Weight-loss product containers must look sexy and slim, automobiles must look sleek and contain curvatures that make it look like it is moving aerodynamically, even when it is sitting still, consumer-grade electronic audio equipment must flow with the music, bath and bathing products must make like the waves of the sea, and on and on this goes…
Appearance of a product must supersede practicality and functionality and conform to whatever style and trends dictate. Once outside of this picture, consumer-grade products, even when perfectly functional, become obsolete when their physical form go out of style. Functionality of a product is not the only target in planned obsceletedness, but style as well.
In fact note the usual automobile advertisements. What do you see? Are the advertisers not careful to expound upon the sleekness of the automobile being advertised? You do not see what’s under the hood most of the time. This is not shown, and consumers have been well conditioned to put full emphasis on what the interior, the dashboard, seats and sleek designs look like. The advertisements actually say very little, if at all, about the functionality of the automobile. The same is true about just about all commercial products that are available.
Functionality of anything, from shampoo to refrigerators hinge upon intellect and have little to offer emotionally, so intellectual considerations are divorced from advertising and given place almost solely to emotional appeal.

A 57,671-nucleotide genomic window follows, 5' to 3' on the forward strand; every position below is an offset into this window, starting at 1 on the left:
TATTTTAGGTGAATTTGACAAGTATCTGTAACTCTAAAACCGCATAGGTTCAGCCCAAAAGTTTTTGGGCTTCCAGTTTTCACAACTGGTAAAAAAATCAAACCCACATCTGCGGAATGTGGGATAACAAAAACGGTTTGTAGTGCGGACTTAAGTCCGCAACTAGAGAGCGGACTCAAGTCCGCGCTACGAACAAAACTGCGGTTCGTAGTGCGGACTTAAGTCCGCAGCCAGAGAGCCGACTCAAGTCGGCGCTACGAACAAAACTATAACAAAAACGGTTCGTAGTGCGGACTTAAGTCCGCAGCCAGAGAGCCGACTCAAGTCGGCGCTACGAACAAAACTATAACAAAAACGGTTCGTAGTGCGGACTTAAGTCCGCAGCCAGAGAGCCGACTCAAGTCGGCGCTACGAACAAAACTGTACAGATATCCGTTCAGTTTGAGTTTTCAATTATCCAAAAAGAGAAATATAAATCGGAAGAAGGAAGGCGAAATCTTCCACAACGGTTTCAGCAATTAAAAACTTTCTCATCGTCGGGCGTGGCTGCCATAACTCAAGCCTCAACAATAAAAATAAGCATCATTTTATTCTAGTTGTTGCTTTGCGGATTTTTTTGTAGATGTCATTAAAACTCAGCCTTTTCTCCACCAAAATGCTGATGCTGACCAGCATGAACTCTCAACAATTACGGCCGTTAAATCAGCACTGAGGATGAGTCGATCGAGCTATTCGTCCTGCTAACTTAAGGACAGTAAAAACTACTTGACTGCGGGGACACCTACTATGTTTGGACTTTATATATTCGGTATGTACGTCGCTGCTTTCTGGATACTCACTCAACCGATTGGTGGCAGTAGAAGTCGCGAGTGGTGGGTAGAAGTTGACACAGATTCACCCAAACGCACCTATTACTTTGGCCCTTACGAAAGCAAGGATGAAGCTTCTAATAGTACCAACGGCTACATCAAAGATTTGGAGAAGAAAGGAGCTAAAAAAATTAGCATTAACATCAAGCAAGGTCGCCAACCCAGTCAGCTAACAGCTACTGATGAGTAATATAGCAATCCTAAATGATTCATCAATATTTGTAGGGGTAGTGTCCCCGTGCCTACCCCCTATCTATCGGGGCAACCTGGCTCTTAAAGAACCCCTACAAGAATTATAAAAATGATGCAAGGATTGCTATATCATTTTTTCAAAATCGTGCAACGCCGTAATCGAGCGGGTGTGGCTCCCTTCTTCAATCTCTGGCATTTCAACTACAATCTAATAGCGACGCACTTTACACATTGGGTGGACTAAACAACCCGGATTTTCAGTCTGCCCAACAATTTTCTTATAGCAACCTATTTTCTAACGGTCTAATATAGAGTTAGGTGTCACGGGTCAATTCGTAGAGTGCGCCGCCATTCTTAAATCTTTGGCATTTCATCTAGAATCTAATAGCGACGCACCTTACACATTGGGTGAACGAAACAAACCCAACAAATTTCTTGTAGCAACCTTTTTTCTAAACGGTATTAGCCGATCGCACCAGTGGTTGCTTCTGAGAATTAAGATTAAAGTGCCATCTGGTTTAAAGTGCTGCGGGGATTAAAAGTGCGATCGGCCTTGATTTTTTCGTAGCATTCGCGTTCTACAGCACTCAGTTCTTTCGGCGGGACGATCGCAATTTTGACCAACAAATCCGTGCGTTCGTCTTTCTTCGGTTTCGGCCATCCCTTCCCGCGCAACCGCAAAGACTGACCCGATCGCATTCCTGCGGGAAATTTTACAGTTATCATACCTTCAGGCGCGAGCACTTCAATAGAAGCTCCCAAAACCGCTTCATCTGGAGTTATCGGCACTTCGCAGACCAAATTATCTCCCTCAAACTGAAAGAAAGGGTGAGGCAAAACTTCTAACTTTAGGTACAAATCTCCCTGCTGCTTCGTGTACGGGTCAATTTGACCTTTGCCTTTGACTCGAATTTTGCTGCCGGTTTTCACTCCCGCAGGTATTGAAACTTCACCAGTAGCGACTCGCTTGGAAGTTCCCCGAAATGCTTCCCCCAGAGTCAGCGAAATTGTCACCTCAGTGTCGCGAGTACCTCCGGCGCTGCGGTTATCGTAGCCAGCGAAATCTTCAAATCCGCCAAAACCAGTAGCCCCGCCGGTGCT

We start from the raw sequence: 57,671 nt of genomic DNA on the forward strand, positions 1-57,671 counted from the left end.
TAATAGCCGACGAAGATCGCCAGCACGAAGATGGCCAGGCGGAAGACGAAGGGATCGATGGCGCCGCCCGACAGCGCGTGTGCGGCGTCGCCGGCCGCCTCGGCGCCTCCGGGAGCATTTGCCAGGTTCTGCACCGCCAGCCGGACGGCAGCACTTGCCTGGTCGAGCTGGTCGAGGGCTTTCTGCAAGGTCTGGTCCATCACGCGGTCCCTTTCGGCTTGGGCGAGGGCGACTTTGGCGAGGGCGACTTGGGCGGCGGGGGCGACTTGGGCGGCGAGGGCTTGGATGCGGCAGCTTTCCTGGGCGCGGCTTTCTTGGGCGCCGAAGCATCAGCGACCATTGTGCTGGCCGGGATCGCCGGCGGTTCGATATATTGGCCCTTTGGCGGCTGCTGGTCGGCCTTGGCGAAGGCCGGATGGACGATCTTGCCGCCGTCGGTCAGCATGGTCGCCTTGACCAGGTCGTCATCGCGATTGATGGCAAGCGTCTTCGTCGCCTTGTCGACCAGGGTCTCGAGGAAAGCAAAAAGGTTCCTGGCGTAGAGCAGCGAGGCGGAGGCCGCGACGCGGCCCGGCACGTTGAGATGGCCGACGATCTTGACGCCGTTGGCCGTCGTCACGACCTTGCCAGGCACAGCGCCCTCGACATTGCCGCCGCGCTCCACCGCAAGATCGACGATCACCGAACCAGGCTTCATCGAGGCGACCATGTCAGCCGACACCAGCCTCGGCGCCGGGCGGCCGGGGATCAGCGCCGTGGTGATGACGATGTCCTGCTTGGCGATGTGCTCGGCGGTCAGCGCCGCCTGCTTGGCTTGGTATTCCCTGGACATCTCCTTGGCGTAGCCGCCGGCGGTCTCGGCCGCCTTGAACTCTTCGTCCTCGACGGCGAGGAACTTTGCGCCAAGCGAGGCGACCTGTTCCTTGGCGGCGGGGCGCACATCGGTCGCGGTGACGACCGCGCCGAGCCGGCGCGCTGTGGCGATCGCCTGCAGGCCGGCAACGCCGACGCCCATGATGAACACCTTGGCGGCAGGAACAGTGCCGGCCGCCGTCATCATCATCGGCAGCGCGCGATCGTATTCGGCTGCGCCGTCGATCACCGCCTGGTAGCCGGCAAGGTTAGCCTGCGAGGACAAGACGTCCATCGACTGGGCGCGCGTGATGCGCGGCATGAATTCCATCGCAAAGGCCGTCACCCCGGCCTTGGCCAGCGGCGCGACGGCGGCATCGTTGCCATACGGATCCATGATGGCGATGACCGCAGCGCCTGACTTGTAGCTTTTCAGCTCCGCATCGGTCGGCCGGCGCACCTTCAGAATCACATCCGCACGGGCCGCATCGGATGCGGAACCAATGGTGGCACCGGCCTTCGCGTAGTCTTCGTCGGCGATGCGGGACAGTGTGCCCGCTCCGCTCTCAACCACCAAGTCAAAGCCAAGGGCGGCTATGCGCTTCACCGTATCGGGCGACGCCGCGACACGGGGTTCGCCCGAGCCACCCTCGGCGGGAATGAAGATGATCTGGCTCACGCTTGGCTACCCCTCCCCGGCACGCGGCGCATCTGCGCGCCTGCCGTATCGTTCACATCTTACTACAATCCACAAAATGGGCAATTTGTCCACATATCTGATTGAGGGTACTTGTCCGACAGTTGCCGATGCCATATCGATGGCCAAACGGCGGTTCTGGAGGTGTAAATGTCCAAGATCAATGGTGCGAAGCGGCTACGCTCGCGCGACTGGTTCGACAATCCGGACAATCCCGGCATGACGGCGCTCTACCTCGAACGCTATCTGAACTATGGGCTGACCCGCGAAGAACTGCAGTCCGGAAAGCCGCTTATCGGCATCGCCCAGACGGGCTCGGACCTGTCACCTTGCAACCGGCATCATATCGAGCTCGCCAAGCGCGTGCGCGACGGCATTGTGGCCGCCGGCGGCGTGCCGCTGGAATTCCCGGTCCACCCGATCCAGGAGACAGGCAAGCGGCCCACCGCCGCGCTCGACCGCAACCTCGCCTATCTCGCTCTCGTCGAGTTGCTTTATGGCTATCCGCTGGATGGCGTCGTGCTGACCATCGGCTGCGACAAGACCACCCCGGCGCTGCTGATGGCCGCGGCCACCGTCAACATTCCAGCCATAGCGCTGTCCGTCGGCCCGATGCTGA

The downside to this is apparent: Quality can be quite inferior and this can be well hidden behind the veil of emotional appeal, and one doesn’t need to look any further than our landfill dumps across the nation and throughout the world. Whist this isn’t to say all products are inferior, there certainly is a fair share of them out there.
Digital Products – More Than They Really Are
These carry a different tune than do physical products, but essentially resonate in the same ways physical products do.
No doubt, there are some awesome digital products out there, some of which have become a vital part of our online experience and essential tools to make life easier for us.
This goes for products for use within the opportunity-seeker industry which this lesson focuses upon. Unfortunately, the vast quantity of digital products that are available on the Internet are inferior. This is NOT to say that they (i.e. many of them) are scams, but a fair share of them are.